A swiveling vice (offered on some HBS models) will clamp your material at the angle you wish to cut, requiring additional space around the machine for the material to extend. (dashed line around Fig. 2) The saw blade and housing do not rotate, the positioning of the vice (and as such the material in the vice) dictates the angle at which the material is cut. If mitering is something that is not needed on a regular basis and you have the room to move your material, then a swiveling vice is most likely the way to go, as they typically require a smaller investment.

Fully automatic mitering vs semi-automatic mitering: How many angled cuts are you making?

For making repeated mitered cuts, a fully automatic mitering saw is the way to go. While these machines typically only offer mitering in one direction, this is not commonly a problem as fully automatic mitering saws are usually installed into production lines where material consistently needs to be cut at the same angle. However, the fully automatic mitering band saws offered by KAAST feature an NC control with digital display of the angle as well as the ability to program multiple cuts for multiple lengths at the same angle (eg. Two sections 8” long, four sections 10” long, twenty sections 2” long, all at 15°). This programming allows the machine to run continuously. The more time a machine runs, the more money it makes.

It’s time to get bundled up!

Many shops assume that bundling material will reduce production time and cost. Let’s walk through the process of cutting a bundle to see how this is both true and false.

Effective bundle cutting requires the bundle to be securely held together. If the material in the bundle does not have adequate pressure holding it together, vibration via chattering will result. This vibration results in the saw blade life being reduced by up to 25%. No savings there! Typically, securing the material into a tight bundle is done by placing straps just behind each of the cut locations or by tack welding the ends of the material. Both of these methods take that most valuable shop resource: time. Time for the operator to stack the material efficiently, secure the material together, and get the secured bundle into the saw. If materials are purchased pre-bundled, some of that time can be recouped and saws with hydraulic top clamping (available on most KAAST HBS bandsaws) can help to secure the bundle during the cut by applying additional downward pressure to keep individual pieces secure.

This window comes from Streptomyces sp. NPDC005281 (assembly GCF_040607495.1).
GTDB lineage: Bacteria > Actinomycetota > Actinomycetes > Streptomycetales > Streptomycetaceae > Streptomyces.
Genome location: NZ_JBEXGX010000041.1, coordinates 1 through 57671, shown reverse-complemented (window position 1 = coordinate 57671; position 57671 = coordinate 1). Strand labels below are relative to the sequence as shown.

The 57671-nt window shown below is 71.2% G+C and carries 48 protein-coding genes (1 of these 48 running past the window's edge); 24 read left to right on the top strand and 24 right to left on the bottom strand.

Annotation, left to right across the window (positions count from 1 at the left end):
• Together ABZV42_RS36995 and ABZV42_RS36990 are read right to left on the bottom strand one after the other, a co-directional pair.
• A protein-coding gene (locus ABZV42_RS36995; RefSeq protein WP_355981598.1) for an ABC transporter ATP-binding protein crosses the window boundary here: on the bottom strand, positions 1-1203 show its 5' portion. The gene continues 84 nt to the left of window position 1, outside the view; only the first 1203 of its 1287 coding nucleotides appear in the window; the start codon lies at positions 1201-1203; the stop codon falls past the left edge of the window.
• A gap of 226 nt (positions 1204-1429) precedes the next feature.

What about operator loading and unloading? Surely it is faster to move 1 bundle than 6 individual pieces, right? Once again, it seems like the bundle would be the faster way to go. However, the more material in your bundle, the heavier and more unwieldly the bundle will be. This increased weight will slow your operator’s movements, and possibly require adding another operator or machine to assist with loading the material into the production line. Also, if your bundle is heavier than your feed system can handle, the saw will be unable to advance the material. Using a shuttle vice (standard on fully automatic mitering KAAST bandsaws, and available as an upgrade to most others) to advance the material bundle will help to keep your bundles tight as the vice secures around the bundle before advancing it.

In summary, bundle cutting can only save you money if you invest in proper equipment.

Top clamp, chip conveyor, feed roller, oh my!

The KAAST HBS horizontal bandsaws have a wide array of options available. Which can you live without and which are necessary?

Hydraulic Top Clamp – Available on all dual column and/or mitering models

The hydraulic top clamp for the HBS line up allows the operator to easily, with minimal tack-welding of the ends or strapping, cut multiple pieces of material by applying pressure in 2 directions simultaneously to ensure a clean and complete cut.

Chip Removal Conveyor – Available on all HBS models

If you plan to run your saw continuously a chip conveyor will ensure your chip chute doesn’t overflow, reducing downtime, saving money. The chip auger especially helps to move larger, heavier chips (e.g. cutting iron with a large tooth blade), which might otherwise sink to the bottom of the chute and not be flushed to the coolant collector. Running your saw 8+ hours a day, every day? You need this.